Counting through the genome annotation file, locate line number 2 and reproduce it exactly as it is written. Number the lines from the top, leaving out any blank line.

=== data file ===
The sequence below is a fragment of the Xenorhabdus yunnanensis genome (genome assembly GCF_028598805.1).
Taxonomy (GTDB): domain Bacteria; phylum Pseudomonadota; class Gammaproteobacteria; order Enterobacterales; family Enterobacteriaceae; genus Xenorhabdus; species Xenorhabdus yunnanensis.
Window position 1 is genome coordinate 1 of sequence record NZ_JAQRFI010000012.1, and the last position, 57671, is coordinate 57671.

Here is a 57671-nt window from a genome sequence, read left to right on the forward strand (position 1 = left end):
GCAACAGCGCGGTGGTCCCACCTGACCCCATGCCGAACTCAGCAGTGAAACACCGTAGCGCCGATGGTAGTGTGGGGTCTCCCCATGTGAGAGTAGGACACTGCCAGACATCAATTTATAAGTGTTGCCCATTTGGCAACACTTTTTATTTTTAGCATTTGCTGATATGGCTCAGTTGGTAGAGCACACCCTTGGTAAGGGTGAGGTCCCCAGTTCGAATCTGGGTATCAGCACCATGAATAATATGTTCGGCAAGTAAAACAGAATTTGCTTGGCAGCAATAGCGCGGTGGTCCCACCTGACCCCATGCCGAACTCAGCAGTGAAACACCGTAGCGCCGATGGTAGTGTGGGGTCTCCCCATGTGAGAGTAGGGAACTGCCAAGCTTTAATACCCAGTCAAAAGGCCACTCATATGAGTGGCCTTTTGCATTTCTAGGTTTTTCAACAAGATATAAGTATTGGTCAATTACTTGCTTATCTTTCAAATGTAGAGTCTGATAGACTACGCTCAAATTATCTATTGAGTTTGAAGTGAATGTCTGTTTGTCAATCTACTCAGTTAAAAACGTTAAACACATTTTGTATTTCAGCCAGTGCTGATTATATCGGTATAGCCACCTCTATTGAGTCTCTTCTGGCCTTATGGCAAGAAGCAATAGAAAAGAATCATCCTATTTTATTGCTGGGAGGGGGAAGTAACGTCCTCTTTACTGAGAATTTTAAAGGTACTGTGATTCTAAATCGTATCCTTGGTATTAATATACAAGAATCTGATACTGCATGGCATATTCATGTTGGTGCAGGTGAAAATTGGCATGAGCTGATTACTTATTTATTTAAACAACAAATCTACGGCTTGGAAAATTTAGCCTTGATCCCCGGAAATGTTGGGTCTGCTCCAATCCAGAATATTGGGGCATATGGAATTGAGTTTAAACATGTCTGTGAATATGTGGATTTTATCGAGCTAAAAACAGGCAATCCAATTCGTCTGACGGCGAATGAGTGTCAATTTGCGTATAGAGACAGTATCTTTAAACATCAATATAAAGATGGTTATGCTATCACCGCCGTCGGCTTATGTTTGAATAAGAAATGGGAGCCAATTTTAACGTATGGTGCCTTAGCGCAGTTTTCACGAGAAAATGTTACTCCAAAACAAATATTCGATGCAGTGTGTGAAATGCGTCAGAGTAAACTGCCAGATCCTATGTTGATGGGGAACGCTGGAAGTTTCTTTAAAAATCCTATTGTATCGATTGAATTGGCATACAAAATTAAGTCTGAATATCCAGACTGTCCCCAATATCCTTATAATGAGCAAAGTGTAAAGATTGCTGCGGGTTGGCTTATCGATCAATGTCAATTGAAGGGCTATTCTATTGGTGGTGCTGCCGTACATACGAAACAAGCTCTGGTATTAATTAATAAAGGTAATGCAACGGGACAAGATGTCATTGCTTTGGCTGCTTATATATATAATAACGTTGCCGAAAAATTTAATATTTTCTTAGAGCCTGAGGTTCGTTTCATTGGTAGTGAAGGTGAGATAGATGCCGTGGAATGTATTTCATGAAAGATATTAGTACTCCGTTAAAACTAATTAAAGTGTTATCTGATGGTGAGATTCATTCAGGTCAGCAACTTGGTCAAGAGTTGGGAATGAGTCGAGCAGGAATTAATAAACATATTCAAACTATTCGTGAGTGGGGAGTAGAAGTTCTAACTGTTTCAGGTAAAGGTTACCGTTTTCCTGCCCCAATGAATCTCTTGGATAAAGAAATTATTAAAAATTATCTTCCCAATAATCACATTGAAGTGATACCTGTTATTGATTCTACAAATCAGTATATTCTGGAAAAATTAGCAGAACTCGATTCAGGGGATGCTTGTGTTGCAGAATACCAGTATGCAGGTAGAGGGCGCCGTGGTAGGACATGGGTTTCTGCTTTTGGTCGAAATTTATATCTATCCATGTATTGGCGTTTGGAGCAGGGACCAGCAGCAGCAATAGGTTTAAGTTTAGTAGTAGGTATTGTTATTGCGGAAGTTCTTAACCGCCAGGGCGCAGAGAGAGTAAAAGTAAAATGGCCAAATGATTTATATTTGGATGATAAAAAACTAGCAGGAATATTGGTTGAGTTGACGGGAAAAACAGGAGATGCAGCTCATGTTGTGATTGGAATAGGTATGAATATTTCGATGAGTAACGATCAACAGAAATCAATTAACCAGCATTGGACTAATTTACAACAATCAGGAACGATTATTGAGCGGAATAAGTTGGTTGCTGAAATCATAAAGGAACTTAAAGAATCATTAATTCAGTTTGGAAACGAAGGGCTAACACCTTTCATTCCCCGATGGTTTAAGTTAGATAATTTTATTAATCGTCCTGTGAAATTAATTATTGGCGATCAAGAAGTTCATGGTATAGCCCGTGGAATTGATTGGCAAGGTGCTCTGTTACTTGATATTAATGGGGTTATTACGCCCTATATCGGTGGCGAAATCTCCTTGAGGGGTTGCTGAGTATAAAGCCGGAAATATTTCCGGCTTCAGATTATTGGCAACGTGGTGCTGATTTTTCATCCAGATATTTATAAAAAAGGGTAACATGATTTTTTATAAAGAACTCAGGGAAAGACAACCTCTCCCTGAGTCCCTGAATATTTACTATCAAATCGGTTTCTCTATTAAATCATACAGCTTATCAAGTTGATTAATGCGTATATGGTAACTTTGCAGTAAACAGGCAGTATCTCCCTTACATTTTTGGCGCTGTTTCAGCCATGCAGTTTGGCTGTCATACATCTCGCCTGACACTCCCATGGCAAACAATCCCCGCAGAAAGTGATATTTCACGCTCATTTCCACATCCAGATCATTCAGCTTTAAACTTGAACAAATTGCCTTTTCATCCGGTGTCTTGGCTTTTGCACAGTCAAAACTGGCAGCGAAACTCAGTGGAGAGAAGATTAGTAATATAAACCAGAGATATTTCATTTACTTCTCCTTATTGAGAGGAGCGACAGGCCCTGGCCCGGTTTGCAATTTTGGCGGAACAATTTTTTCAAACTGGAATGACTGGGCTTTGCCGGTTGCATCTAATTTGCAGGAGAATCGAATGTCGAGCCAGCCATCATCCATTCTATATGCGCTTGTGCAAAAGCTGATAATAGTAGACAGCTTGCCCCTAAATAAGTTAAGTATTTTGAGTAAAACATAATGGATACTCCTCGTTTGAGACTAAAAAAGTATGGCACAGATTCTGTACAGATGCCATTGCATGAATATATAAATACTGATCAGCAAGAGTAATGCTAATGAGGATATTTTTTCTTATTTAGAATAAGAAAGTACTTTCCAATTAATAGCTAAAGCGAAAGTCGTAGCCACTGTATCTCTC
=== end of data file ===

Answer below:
Taxonomy (GTDB): domain Bacteria; phylum Pseudomonadota; class Gammaproteobacteria; order Enterobacterales; family Enterobacteriaceae; genus Xenorhabdus; species Xenorhabdus yunnanensis.